“This is a book which deserves to be widely read.” — Lou Glandfield, TLS
“A rather important book that seeks for the first time—or the first time with quite this level of intellectual rigor—to make clear the defining connections between improvisation and rights, and to suggest that improvisation’s basic heuristic, which is the capacity to discern potentials in any given situation, has a powerful social function.” — Brian Morton, The Wire
“The Fierce Urgency of Now is both a testament to the veracity of the rapidly growing field of improvisation studies, but also an impassioned, far-reaching, interdisciplinary investigation into ways that musical improvisation can activate new perspectives on rights discourses.” — Jason Robinson, Journal of Popular Music Studies
"[This] collaborative effort offers not just a rigorous articulation of improvised music’s ethical potential but also a manifesto about how that potential’s realization should take place." — Michael Borshuk, English Studies in Canada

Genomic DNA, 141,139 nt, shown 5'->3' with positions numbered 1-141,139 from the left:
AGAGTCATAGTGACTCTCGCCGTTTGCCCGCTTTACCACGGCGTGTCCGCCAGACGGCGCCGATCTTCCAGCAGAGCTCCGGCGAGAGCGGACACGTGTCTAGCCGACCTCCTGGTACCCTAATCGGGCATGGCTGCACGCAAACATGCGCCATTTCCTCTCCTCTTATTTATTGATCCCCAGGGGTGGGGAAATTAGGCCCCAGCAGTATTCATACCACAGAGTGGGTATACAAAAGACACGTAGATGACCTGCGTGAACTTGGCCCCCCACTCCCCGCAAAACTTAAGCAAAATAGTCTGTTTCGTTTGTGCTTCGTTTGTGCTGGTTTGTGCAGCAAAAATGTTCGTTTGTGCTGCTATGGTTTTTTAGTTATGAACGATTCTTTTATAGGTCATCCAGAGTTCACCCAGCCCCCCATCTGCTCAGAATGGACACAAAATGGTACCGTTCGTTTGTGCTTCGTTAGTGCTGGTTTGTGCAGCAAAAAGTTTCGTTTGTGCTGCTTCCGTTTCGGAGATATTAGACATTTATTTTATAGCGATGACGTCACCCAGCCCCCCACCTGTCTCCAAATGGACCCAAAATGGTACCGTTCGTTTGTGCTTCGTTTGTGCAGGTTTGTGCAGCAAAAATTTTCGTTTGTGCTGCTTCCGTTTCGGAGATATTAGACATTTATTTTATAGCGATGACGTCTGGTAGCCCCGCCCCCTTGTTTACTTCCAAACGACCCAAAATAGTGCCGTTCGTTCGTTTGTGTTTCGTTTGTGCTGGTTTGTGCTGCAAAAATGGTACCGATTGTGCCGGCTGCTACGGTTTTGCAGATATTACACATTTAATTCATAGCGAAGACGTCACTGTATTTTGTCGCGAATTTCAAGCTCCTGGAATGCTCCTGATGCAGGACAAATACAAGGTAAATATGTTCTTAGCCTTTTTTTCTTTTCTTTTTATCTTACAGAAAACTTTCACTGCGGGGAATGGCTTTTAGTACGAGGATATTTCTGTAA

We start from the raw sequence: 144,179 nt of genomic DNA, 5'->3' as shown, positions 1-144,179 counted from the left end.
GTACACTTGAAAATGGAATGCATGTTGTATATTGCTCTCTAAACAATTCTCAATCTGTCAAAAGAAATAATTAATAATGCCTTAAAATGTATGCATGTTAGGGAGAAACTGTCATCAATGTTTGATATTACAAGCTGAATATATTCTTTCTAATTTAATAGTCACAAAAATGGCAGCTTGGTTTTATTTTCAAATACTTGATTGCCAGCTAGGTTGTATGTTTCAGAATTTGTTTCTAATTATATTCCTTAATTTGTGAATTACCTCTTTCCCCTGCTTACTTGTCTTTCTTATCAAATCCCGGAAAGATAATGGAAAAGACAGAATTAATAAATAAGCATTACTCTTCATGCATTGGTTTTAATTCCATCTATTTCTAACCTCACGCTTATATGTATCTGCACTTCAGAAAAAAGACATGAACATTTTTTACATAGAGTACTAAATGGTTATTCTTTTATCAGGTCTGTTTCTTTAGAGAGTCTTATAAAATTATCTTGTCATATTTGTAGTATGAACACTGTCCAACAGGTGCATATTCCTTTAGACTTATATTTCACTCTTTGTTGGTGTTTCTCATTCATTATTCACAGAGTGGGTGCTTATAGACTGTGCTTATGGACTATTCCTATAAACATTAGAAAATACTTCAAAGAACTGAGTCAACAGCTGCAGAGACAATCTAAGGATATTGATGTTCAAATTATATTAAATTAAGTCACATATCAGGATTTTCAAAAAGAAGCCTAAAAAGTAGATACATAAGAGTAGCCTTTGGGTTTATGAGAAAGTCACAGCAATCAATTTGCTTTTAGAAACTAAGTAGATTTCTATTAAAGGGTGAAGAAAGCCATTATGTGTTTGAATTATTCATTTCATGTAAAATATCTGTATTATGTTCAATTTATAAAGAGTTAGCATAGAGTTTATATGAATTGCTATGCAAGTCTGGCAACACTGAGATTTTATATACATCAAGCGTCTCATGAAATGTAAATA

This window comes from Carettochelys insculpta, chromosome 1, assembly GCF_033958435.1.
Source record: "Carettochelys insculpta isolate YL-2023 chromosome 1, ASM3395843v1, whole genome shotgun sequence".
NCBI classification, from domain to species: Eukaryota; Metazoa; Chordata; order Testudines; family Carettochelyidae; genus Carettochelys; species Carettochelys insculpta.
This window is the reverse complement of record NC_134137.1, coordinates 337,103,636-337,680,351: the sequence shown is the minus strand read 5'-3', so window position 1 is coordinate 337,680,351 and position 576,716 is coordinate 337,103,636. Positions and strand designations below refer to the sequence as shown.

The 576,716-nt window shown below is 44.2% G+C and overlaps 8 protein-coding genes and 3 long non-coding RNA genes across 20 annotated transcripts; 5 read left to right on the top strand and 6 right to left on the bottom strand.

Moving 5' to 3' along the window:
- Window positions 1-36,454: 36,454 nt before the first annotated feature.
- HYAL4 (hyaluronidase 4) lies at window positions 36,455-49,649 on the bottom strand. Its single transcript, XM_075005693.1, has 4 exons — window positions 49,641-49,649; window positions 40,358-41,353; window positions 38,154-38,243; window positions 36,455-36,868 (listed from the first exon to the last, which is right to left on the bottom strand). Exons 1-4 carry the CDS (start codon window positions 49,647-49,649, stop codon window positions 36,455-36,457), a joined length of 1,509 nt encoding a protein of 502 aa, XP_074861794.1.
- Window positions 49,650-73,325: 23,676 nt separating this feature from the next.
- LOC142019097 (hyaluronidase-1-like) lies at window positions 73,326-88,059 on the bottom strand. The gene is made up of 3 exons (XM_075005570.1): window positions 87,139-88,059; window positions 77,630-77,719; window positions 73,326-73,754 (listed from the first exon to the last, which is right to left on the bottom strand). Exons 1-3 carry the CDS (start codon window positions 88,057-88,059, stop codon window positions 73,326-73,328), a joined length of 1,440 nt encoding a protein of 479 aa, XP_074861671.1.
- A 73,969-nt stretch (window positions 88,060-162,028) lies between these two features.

"Much here is provocative and thought-provoking as the apparent disconnect between politics and artistic real-time sonic exploration is disturbed."
— Alister Spence, Media International Australia
"The Fierce Urgency of Now clearly stands out as a powerful and profoundly inspiring manifesto of great potential interest to ethnomusicologists seeking to engage issues of social justice through their scholarly practice." — A. Scott Currie, Ethnomusicology
"The Fierce Urgency of Now is a groundbreaking and, in many instances, breathtaking book. Its focus on the ways that musicians from many backgrounds and genres think about and enact improvisation as linked to issues of human rights, community, and freedom is innovative, and the argument that human rights are expanded and valuably reconceptualized by improvisational practices is even more inventive and generative. This book should be read by scholars and students working on social justice and the political, social, and visionary importance of expressive cultures all over the world." — Tricia Rose, Professor, Brown University, and author of The Hip Hop Wars: What We Talk About When We Talk About Hip Hop—and Why It Matters